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“˜Audio Aquarium’ Allows Blind People To Experience Sea Life

December 18, 2008

Georgia Tech scientists have dreamed up a contraption called the “audio aquarium” as a way to let blind people experience sea life.

The researchers say they wanted to help people with disabilities do something that’s more fun than functional.

Bruce Walker, an associate professor who works with the school’s Center for Music Technology, said many of the things they do help the blind solve basic problems like shopping, working, and brushing their teeth.

“But there are very few assistive technologies that help them do the fun stuff,” he said.

The aquarium is an attempt to do just that.

The “audio aquarium” works through a camera that uses recognition software that tracks objects based on their shape and color. It then links each movement to different instruments that change in pitch and tempo as the fish patrol the tank. Fish that move toward the surface have a higher pitch. The faster they move, the faster the tempo.

Anisio Correia, who is blind, enjoyed an early test of the audio aquarium.

“When I take my 12-year-old daughter to the aquarium, the only enjoyment I get is from her reactions,” said Correia.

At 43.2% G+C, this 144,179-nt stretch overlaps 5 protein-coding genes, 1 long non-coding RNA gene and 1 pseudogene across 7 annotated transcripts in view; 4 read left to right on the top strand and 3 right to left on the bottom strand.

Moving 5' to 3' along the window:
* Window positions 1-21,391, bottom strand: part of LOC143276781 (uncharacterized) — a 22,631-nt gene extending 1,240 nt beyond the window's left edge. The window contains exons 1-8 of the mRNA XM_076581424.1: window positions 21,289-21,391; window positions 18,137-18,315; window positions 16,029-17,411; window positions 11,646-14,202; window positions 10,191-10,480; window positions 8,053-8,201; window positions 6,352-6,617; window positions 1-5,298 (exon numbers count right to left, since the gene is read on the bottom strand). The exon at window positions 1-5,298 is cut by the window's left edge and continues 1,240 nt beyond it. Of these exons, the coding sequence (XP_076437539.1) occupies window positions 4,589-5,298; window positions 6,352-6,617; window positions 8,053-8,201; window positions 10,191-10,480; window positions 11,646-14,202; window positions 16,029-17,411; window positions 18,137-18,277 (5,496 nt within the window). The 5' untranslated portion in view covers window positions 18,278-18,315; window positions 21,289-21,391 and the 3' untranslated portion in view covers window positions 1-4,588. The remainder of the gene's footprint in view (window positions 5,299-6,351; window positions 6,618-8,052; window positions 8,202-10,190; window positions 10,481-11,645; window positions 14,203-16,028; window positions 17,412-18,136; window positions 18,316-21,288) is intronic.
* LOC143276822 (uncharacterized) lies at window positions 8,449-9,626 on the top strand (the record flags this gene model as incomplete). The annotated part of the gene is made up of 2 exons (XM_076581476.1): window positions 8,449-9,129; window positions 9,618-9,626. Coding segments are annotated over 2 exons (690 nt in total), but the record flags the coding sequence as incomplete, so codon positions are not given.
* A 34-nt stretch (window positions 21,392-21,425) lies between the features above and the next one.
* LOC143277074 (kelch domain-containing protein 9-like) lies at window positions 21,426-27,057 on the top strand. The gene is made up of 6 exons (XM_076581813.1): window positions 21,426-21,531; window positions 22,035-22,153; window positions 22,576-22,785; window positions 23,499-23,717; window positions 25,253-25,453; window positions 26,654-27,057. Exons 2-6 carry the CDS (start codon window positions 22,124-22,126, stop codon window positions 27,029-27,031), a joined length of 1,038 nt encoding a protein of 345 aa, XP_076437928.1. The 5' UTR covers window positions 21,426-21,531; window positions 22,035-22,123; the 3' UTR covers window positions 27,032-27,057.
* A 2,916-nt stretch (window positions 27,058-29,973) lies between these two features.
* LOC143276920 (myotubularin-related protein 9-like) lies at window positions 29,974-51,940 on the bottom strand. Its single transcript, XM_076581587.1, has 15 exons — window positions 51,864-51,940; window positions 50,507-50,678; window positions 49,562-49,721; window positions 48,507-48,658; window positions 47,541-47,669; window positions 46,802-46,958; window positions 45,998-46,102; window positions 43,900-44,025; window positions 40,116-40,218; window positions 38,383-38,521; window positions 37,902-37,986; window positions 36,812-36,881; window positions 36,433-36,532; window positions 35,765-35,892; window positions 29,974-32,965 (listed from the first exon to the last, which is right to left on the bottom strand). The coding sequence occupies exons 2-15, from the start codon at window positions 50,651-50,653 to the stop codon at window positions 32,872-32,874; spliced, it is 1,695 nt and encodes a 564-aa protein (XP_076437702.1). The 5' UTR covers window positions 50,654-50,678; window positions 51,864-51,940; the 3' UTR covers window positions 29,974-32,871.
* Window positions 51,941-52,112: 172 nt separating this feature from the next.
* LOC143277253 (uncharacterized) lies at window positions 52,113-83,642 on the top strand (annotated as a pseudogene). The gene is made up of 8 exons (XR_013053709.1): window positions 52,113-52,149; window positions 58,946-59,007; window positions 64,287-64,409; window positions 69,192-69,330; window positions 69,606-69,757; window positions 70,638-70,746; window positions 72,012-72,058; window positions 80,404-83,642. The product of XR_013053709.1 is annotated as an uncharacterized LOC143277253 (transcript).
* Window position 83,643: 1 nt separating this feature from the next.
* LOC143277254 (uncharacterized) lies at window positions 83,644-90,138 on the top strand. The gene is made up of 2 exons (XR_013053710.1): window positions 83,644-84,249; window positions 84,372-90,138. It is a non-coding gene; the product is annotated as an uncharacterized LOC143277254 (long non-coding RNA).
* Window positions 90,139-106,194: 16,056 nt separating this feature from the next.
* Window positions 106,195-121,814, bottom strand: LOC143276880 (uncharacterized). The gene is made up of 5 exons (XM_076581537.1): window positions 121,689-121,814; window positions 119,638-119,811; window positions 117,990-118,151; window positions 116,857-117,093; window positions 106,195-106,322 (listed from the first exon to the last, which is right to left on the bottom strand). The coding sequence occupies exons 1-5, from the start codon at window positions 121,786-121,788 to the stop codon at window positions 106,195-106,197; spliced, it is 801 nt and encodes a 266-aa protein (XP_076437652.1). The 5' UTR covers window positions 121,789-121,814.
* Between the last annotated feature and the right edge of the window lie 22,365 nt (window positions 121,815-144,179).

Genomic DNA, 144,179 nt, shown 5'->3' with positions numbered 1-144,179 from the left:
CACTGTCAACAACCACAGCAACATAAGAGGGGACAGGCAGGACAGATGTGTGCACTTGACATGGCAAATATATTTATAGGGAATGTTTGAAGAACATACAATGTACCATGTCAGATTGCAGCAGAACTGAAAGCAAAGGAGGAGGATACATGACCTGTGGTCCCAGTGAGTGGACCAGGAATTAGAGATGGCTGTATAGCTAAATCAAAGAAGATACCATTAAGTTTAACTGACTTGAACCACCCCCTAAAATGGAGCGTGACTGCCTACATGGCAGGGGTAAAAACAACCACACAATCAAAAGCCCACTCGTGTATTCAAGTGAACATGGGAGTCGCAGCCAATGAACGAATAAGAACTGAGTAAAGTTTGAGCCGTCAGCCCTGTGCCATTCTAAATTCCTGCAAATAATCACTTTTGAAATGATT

Correia, a vice president with the Atlanta-based Center for the Visually Impaired, said anytime you try to make an experience like that more accessible, it’s a wonderful thing.

The creators of the audio aquarium hope to install their invention in aquariums and zoos across the nation. He has started talking with the Tennessee Aquarium, and he hopes to strike a deal with the world’s largest fish tank, the Georgia Aquarium.

Witnesses say the eerie music can be pretty mesmerizing, even psychedelic. And scientists can rig it to extend well beyond aquariums. Walker has used the same technology to track ants, animals and even kids playing in a soccer game.

Walker revealed a screen on his PC that showed a trio of ants marching to a crazy tune. One makes a high-hat drum pop as it wanders a tiny cell. Another controls a plucky guitar.

He can’t help but shrug when he watches the insects create a jazzy harmony. He calls the experience “trippy.”

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